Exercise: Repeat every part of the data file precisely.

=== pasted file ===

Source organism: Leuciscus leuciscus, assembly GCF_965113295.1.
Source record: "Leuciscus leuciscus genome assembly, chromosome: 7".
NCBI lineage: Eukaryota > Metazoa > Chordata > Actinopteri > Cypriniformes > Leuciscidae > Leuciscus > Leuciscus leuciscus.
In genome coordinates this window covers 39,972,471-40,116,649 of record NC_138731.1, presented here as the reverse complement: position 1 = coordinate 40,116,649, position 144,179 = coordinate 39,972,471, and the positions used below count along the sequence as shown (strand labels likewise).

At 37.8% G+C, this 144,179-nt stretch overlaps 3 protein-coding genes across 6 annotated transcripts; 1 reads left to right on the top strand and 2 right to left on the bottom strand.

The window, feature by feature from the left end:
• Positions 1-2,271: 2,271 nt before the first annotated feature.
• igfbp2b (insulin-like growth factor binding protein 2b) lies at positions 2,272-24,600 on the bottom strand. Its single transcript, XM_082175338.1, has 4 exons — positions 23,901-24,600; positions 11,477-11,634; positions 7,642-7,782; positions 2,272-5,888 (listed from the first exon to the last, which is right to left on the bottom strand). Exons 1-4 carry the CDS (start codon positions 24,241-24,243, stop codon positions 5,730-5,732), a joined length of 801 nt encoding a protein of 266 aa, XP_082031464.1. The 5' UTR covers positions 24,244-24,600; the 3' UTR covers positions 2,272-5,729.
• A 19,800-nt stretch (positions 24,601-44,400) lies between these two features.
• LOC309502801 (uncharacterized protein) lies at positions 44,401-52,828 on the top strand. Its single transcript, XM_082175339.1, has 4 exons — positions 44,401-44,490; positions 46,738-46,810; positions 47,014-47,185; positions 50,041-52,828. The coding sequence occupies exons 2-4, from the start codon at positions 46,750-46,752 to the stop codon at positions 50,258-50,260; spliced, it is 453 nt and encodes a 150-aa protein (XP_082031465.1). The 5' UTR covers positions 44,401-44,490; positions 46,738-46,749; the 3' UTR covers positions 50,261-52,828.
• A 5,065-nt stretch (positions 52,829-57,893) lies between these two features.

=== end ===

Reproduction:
Source organism: Leuciscus leuciscus, assembly GCF_965113295.1.
Source record: "Leuciscus leuciscus genome assembly, chromosome: 7".
NCBI lineage: Eukaryota > Metazoa > Chordata > Actinopteri > Cypriniformes > Leuciscidae > Leuciscus > Leuciscus leuciscus.
In genome coordinates this window covers 39,972,471-40,116,649 of record NC_138731.1, presented here as the reverse complement: position 1 = coordinate 40,116,649, position 144,179 = coordinate 39,972,471, and the positions used below count along the sequence as shown (strand labels likewise).

At 37.8% G+C, this 144,179-nt stretch overlaps 3 protein-coding genes across 6 annotated transcripts; 1 reads left to right on the top strand and 2 right to left on the bottom strand.

The window, feature by feature from the left end:
• Positions 1-2,271: 2,271 nt before the first annotated feature.
• igfbp2b (insulin-like growth factor binding protein 2b) lies at positions 2,272-24,600 on the bottom strand. Its single transcript, XM_082175338.1, has 4 exons — positions 23,901-24,600; positions 11,477-11,634; positions 7,642-7,782; positions 2,272-5,888 (listed from the first exon to the last, which is right to left on the bottom strand). Exons 1-4 carry the CDS (start codon positions 24,241-24,243, stop codon positions 5,730-5,732), a joined length of 801 nt encoding a protein of 266 aa, XP_082031464.1. The 5' UTR covers positions 24,244-24,600; the 3' UTR covers positions 2,272-5,729.
• A 19,800-nt stretch (positions 24,601-44,400) lies between these two features.
• LOC309502801 (uncharacterized protein) lies at positions 44,401-52,828 on the top strand. Its single transcript, XM_082175339.1, has 4 exons — positions 44,401-44,490; positions 46,738-46,810; positions 47,014-47,185; positions 50,041-52,828. The coding sequence occupies exons 2-4, from the start codon at positions 46,750-46,752 to the stop codon at positions 50,258-50,260; spliced, it is 453 nt and encodes a 150-aa protein (XP_082031465.1). The 5' UTR covers positions 44,401-44,490; positions 46,738-46,749; the 3' UTR covers positions 50,261-52,828.
• A 5,065-nt stretch (positions 52,829-57,893) lies between these two features.